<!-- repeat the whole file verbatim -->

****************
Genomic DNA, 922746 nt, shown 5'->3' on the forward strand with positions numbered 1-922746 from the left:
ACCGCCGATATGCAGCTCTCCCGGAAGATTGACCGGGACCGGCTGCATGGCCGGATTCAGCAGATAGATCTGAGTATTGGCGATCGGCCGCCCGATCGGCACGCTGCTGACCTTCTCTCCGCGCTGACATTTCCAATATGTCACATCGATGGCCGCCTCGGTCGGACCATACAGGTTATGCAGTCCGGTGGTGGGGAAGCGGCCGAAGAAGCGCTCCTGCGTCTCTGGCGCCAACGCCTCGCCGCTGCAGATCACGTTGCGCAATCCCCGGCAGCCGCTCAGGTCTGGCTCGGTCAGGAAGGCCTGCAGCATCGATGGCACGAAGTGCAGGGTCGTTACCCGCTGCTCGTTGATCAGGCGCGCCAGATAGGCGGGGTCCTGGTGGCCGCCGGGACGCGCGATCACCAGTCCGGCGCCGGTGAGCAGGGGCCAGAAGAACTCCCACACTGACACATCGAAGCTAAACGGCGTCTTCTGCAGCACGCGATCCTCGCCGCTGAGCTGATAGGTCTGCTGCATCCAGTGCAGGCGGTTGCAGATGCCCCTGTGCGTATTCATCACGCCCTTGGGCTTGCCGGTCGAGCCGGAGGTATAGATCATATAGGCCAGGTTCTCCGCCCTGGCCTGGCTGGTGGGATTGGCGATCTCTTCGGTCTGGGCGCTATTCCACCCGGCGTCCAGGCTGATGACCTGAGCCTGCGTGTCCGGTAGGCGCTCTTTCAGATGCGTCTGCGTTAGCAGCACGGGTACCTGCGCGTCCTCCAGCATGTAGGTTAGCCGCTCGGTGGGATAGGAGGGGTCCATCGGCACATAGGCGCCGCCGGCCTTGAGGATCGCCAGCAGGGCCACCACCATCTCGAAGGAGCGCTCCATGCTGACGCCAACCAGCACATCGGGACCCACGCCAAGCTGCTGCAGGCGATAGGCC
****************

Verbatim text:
Genomic DNA, 922746 nt, shown 5'->3' on the forward strand with positions numbered 1-922746 from the left:
ACCGCCGATATGCAGCTCTCCCGGAAGATTGACCGGGACCGGCTGCATGGCCGGATTCAGCAGATAGATCTGAGTATTGGCGATCGGCCGCCCGATCGGCACGCTGCTGACCTTCTCTCCGCGCTGACATTTCCAATATGTCACATCGATGGCCGCCTCGGTCGGACCATACAGGTTATGCAGTCCGGTGGTGGGGAAGCGGCCGAAGAAGCGCTCCTGCGTCTCTGGCGCCAACGCCTCGCCGCTGCAGATCACGTTGCGCAATCCCCGGCAGCCGCTCAGGTCTGGCTCGGTCAGGAAGGCCTGCAGCATCGATGGCACGAAGTGCAGGGTCGTTACCCGCTGCTCGTTGATCAGGCGCGCCAGATAGGCGGGGTCCTGGTGGCCGCCGGGACGCGCGATCACCAGTCCGGCGCCGGTGAGCAGGGGCCAGAAGAACTCCCACACTGACACATCGAAGCTAAACGGCGTCTTCTGCAGCACGCGATCCTCGCCGCTGAGCTGATAGGTCTGCTGCATCCAGTGCAGGCGGTTGCAGATGCCCCTGTGCGTATTCATCACGCCCTTGGGCTTGCCGGTCGAGCCGGAGGTATAGATCATATAGGCCAGGTTCTCCGCCCTGGCCTGGCTGGTGGGATTGGCGATCTCTTCGGTCTGGGCGCTATTCCACCCGGCGTCCAGGCTGATGACCTGAGCCTGCGTGTCCGGTAGGCGCTCTTTCAGATGCGTCTGCGTTAGCAGCACGGGTACCTGCGCGTCCTCCAGCATGTAGGTTAGCCGCTCGGTGGGATAGGAGGGGTCCATCGGCACATAGGCGCCGCCGGCCTTGAGGATCGCCAGCAGGGCCACCACCATCTCGAAGGAGCGCTCCATGCTGACGCCAACCAGCACATCGGGACCCACGCCAAGCTGCTGCAGGCGATAGGCC